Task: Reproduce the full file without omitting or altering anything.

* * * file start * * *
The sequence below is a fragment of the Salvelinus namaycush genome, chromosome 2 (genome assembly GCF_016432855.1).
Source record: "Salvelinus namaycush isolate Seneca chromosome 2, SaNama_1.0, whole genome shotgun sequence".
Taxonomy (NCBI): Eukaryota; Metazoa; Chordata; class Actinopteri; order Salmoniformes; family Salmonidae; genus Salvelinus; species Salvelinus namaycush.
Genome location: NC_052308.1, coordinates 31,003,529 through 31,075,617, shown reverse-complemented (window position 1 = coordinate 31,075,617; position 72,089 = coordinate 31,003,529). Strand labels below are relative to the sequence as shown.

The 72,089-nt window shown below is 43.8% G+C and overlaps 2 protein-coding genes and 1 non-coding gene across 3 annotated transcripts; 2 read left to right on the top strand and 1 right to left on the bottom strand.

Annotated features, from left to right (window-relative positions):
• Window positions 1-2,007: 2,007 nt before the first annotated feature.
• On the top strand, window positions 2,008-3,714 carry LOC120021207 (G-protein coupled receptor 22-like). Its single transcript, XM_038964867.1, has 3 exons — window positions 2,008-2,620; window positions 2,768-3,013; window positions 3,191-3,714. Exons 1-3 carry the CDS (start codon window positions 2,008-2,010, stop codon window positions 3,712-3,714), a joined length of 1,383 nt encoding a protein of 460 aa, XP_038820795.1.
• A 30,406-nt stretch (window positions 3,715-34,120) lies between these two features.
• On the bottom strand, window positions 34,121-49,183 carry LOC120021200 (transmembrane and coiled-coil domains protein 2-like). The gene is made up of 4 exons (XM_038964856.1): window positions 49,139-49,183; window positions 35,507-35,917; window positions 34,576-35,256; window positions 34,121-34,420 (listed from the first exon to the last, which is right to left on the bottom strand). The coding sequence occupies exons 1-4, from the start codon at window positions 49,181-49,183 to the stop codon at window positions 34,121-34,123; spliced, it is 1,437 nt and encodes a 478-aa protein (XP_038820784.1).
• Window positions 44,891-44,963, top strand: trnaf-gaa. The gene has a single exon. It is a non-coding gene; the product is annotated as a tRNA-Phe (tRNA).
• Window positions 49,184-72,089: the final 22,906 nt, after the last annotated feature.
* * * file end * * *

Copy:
The sequence below is a fragment of the Salvelinus namaycush genome, chromosome 2 (genome assembly GCF_016432855.1).
Source record: "Salvelinus namaycush isolate Seneca chromosome 2, SaNama_1.0, whole genome shotgun sequence".
Taxonomy (NCBI): Eukaryota; Metazoa; Chordata; class Actinopteri; order Salmoniformes; family Salmonidae; genus Salvelinus; species Salvelinus namaycush.
Genome location: NC_052308.1, coordinates 31,003,529 through 31,075,617, shown reverse-complemented (window position 1 = coordinate 31,075,617; position 72,089 = coordinate 31,003,529). Strand labels below are relative to the sequence as shown.

The 72,089-nt window shown below is 43.8% G+C and overlaps 2 protein-coding genes and 1 non-coding gene across 3 annotated transcripts; 2 read left to right on the top strand and 1 right to left on the bottom strand.

Annotated features, from left to right (window-relative positions):
• Window positions 1-2,007: 2,007 nt before the first annotated feature.
• On the top strand, window positions 2,008-3,714 carry LOC120021207 (G-protein coupled receptor 22-like). Its single transcript, XM_038964867.1, has 3 exons — window positions 2,008-2,620; window positions 2,768-3,013; window positions 3,191-3,714. Exons 1-3 carry the CDS (start codon window positions 2,008-2,010, stop codon window positions 3,712-3,714), a joined length of 1,383 nt encoding a protein of 460 aa, XP_038820795.1.
• A 30,406-nt stretch (window positions 3,715-34,120) lies between these two features.
• On the bottom strand, window positions 34,121-49,183 carry LOC120021200 (transmembrane and coiled-coil domains protein 2-like). The gene is made up of 4 exons (XM_038964856.1): window positions 49,139-49,183; window positions 35,507-35,917; window positions 34,576-35,256; window positions 34,121-34,420 (listed from the first exon to the last, which is right to left on the bottom strand). The coding sequence occupies exons 1-4, from the start codon at window positions 49,181-49,183 to the stop codon at window positions 34,121-34,123; spliced, it is 1,437 nt and encodes a 478-aa protein (XP_038820784.1).
• Window positions 44,891-44,963, top strand: trnaf-gaa. The gene has a single exon. It is a non-coding gene; the product is annotated as a tRNA-Phe (tRNA).
• Window positions 49,184-72,089: the final 22,906 nt, after the last annotated feature.